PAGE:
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J Neural Eng. 2012 Aug;9(4):045006. doi: 10.1088/1741-2560/9/4/045006. Epub 2012 Jul 25.

Exploring motion VEPs for gaze-independent communication.

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  • 1Bernstein Focus: Neurotechnology, Berlin, Germany.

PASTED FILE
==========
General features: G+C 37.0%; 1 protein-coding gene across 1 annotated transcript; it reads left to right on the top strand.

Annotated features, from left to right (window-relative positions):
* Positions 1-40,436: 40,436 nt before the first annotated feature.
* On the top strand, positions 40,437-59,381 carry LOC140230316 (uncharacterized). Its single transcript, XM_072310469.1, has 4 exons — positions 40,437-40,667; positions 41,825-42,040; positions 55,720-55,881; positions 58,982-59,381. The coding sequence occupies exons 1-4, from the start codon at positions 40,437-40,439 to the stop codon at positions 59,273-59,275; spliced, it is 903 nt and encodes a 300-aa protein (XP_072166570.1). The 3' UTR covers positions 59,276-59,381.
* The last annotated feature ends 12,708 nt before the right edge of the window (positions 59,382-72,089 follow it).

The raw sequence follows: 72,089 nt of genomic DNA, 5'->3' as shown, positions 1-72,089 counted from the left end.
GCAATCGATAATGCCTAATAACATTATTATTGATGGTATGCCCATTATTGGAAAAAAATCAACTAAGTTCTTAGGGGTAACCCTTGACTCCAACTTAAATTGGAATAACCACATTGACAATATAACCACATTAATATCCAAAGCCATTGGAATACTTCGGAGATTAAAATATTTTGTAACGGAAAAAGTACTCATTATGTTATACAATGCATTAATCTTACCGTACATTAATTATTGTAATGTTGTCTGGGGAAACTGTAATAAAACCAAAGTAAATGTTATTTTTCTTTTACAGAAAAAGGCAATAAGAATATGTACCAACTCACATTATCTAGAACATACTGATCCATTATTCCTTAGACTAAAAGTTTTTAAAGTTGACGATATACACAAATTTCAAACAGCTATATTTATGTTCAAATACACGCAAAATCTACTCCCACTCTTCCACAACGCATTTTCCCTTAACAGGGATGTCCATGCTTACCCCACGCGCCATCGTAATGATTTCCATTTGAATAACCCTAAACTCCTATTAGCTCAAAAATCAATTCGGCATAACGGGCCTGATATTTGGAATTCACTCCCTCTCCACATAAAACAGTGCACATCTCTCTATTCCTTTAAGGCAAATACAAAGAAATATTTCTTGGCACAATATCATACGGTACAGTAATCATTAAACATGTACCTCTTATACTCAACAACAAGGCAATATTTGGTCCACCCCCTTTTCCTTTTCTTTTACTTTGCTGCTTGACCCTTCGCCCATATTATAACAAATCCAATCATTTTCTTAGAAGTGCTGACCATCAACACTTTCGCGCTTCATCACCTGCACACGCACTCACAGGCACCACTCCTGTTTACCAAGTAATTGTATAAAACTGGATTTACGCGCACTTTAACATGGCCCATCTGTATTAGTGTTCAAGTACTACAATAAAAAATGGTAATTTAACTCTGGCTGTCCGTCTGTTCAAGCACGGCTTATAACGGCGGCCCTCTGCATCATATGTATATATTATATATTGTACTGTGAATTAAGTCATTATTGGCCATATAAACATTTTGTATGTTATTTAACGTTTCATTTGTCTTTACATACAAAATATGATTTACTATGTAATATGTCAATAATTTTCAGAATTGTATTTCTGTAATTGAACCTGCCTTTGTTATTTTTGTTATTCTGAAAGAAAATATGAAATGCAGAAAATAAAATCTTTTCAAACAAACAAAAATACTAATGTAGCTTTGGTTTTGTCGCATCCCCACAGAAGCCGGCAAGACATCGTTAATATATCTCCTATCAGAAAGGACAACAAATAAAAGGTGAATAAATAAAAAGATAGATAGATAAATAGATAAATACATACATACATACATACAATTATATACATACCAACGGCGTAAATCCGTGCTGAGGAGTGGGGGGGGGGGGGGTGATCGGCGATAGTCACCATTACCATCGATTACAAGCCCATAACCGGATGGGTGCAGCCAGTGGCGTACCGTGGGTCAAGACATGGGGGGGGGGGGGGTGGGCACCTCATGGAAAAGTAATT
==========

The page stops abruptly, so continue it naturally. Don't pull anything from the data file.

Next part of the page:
Motion visually evoked potentials (mVEPs) have recently been explored as input features for brain-computer interfaces, in particular for the implementation of visual spellers. Due to low contrast and luminance requirements, motion-based intensification is less discomforting to the user than conventional approaches. So far, mVEP spellers were operated in the overt attention mode, wherein eye movements were allowed. However, the dependence on eye movements limits clinical applicability. Hence, the purpose of this study was to evaluate the suitability of mVEPs for gaze-independent communication. Sixteen healthy volunteers participated in an online study. We used a conventional speller layout wherein the possible selections are presented at different spatial locations both in the overt attention mode (fixation of the target) and the covert attention mode (central fixation). Additionally, we tested an alternative speller layout wherein all stimuli are sequentially presented at the same spatial location (foveal stimulation), i.e. eye movements are not required for selection. As can be expected, classification performance breaks down when switching from the overt to the covert operation. Despite reduced performance in the covert setting, conventional mVEP spellers are still potentially useful for users with severely impaired eye movements. In particular, they may offer advantages--such as less visual fatigue--over spellers using flashing stimuli. Importantly, the novel mVEP speller presented here recovers good performance in a gaze-independent setting by resorting to the foveal stimulation.

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